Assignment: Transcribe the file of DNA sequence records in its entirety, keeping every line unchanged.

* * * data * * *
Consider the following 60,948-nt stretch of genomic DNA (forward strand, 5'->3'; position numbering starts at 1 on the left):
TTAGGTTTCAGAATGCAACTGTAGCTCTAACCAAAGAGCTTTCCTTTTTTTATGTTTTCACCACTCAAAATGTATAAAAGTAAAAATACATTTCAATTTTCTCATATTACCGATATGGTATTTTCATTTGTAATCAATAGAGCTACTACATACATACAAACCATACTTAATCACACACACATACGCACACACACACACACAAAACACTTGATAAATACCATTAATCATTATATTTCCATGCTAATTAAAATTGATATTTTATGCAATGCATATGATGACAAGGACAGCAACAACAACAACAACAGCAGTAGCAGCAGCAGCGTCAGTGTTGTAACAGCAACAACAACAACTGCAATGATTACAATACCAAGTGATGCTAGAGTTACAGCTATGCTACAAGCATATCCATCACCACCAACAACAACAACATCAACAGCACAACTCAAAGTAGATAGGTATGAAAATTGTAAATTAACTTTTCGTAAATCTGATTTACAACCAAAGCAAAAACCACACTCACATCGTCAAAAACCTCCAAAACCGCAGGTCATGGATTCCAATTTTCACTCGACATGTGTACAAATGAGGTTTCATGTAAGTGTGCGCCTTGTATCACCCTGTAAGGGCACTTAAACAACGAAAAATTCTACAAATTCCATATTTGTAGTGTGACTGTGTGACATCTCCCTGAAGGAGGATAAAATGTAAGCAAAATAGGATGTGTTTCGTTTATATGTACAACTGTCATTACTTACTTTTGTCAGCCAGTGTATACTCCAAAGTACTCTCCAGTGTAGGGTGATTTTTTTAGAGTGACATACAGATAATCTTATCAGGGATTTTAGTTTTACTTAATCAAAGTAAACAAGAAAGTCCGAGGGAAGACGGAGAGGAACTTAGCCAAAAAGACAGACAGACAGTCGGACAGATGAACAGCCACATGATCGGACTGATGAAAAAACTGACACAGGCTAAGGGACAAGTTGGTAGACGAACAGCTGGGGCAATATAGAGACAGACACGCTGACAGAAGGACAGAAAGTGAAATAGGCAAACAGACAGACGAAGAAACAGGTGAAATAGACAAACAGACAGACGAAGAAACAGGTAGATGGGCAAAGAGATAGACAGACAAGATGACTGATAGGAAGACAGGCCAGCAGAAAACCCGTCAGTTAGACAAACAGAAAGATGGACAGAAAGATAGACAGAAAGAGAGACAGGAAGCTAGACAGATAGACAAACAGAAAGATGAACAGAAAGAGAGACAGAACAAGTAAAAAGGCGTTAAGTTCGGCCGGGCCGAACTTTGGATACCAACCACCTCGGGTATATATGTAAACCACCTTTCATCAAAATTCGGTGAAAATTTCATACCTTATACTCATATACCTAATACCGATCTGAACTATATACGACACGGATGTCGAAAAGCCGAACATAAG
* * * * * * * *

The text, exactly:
Consider the following 60,948-nt stretch of genomic DNA (forward strand, 5'->3'; position numbering starts at 1 on the left):
TTAGGTTTCAGAATGCAACTGTAGCTCTAACCAAAGAGCTTTCCTTTTTTTATGTTTTCACCACTCAAAATGTATAAAAGTAAAAATACATTTCAATTTTCTCATATTACCGATATGGTATTTTCATTTGTAATCAATAGAGCTACTACATACATACAAACCATACTTAATCACACACACATACGCACACACACACACACAAAACACTTGATAAATACCATTAATCATTATATTTCCATGCTAATTAAAATTGATATTTTATGCAATGCATATGATGACAAGGACAGCAACAACAACAACAACAGCAGTAGCAGCAGCAGCGTCAGTGTTGTAACAGCAACAACAACAACTGCAATGATTACAATACCAAGTGATGCTAGAGTTACAGCTATGCTACAAGCATATCCATCACCACCAACAACAACAACATCAACAGCACAACTCAAAGTAGATAGGTATGAAAATTGTAAATTAACTTTTCGTAAATCTGATTTACAACCAAAGCAAAAACCACACTCACATCGTCAAAAACCTCCAAAACCGCAGGTCATGGATTCCAATTTTCACTCGACATGTGTACAAATGAGGTTTCATGTAAGTGTGCGCCTTGTATCACCCTGTAAGGGCACTTAAACAACGAAAAATTCTACAAATTCCATATTTGTAGTGTGACTGTGTGACATCTCCCTGAAGGAGGATAAAATGTAAGCAAAATAGGATGTGTTTCGTTTATATGTACAACTGTCATTACTTACTTTTGTCAGCCAGTGTATACTCCAAAGTACTCTCCAGTGTAGGGTGATTTTTTTAGAGTGACATACAGATAATCTTATCAGGGATTTTAGTTTTACTTAATCAAAGTAAACAAGAAAGTCCGAGGGAAGACGGAGAGGAACTTAGCCAAAAAGACAGACAGACAGTCGGACAGATGAACAGCCACATGATCGGACTGATGAAAAAACTGACACAGGCTAAGGGACAAGTTGGTAGACGAACAGCTGGGGCAATATAGAGACAGACACGCTGACAGAAGGACAGAAAGTGAAATAGGCAAACAGACAGACGAAGAAACAGGTGAAATAGACAAACAGACAGACGAAGAAACAGGTAGATGGGCAAAGAGATAGACAGACAAGATGACTGATAGGAAGACAGGCCAGCAGAAAACCCGTCAGTTAGACAAACAGAAAGATGGACAGAAAGATAGACAGAAAGAGAGACAGGAAGCTAGACAGATAGACAAACAGAAAGATGAACAGAAAGAGAGACAGAACAAGTAAAAAGGCGTTAAGTTCGGCCGGGCCGAACTTTGGATACCAACCACCTCGGGTATATATGTAAACCACCTTTCATCAAAATTCGGTGAAAATTTCATACCTTATACTCATATACCTAATACCGATCTGAACTATATACGACACGGATGTCGAAAAGCCGAACATAAG